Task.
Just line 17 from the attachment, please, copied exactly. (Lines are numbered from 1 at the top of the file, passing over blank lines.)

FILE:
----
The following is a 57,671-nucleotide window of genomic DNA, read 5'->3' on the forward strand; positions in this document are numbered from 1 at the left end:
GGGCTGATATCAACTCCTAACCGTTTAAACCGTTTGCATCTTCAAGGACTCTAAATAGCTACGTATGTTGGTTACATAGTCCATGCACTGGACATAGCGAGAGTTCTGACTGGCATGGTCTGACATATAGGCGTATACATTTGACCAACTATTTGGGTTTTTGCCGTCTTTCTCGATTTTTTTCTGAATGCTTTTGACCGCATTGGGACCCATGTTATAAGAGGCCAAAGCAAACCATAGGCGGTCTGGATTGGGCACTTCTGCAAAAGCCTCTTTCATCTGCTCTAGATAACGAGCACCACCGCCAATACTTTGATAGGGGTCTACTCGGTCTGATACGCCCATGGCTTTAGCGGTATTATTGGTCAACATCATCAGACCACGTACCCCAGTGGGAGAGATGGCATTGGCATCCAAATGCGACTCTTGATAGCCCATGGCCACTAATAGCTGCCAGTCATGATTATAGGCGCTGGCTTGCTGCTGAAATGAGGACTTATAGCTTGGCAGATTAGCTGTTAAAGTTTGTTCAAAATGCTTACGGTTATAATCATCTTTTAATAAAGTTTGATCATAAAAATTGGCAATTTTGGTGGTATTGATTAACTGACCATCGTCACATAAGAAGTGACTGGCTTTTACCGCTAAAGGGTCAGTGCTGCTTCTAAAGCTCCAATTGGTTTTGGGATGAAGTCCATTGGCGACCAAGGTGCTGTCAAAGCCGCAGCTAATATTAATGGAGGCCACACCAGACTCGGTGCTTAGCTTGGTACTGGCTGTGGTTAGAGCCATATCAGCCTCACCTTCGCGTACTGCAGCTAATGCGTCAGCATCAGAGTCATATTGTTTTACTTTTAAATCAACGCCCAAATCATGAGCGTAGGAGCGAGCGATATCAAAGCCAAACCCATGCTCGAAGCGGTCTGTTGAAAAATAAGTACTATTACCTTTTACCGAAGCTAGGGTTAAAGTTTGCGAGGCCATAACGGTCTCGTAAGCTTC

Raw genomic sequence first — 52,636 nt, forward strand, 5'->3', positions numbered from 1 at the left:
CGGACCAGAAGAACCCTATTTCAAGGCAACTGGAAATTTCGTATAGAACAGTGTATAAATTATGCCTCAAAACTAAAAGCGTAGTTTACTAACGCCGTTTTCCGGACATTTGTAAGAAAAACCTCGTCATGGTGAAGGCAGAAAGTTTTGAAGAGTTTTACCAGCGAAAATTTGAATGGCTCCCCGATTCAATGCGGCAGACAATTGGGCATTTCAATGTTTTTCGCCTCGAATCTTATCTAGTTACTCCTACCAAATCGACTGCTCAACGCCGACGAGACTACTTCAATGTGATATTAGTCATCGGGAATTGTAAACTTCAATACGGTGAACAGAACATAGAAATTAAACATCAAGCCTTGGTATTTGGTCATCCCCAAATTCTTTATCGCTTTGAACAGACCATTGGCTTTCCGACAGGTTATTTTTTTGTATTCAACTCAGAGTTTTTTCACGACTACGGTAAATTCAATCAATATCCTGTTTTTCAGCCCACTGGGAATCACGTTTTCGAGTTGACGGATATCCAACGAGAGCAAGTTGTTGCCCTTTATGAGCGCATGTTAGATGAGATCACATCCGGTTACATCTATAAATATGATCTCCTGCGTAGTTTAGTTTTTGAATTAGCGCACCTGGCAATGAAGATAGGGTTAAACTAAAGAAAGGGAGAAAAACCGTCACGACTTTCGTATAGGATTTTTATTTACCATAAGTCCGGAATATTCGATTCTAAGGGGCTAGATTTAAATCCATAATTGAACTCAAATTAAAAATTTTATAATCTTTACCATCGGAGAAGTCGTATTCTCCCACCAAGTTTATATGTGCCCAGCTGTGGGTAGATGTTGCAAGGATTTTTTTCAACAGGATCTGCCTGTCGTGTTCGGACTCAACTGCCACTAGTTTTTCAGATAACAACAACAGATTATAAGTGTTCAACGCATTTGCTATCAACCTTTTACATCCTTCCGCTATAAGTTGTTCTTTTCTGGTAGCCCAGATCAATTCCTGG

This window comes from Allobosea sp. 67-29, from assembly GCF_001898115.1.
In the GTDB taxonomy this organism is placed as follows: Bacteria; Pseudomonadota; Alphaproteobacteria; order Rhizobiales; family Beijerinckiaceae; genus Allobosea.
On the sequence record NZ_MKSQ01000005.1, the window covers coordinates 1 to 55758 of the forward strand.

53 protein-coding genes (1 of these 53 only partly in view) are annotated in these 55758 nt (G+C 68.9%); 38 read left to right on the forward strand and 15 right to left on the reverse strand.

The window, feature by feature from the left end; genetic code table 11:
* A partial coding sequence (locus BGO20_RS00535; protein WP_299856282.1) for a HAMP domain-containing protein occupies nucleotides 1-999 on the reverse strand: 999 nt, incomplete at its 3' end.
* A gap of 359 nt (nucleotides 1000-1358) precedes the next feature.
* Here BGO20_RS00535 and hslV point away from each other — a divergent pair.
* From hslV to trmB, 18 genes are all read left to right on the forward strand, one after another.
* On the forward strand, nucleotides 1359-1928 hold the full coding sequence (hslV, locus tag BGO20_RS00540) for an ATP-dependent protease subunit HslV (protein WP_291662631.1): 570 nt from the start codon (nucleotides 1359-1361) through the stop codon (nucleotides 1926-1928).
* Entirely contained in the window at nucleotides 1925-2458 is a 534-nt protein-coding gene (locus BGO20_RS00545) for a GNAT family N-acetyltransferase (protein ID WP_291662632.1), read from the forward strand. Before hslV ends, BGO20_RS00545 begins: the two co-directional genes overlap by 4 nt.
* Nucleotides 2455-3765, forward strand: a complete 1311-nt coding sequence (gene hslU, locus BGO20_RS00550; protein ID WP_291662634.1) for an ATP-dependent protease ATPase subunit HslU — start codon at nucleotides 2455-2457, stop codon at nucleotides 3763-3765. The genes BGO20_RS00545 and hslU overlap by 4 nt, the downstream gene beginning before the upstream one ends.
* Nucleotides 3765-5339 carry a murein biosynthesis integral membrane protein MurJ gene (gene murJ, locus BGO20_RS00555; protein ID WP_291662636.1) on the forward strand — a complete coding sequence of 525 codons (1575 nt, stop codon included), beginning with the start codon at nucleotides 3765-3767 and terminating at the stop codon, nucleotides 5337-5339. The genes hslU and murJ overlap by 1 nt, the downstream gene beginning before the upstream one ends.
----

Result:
* Nucleotides 3765-5339 carry a murein biosynthesis integral membrane protein MurJ gene (gene murJ, locus BGO20_RS00555; protein ID WP_291662636.1) on the forward strand — a complete coding sequence of 525 codons (1575 nt, stop codon included), beginning with the start codon at nucleotides 3765-3767 and terminating at the stop codon, nucleotides 5337-5339. The genes hslU and murJ overlap by 1 nt, the downstream gene beginning before the upstream one ends.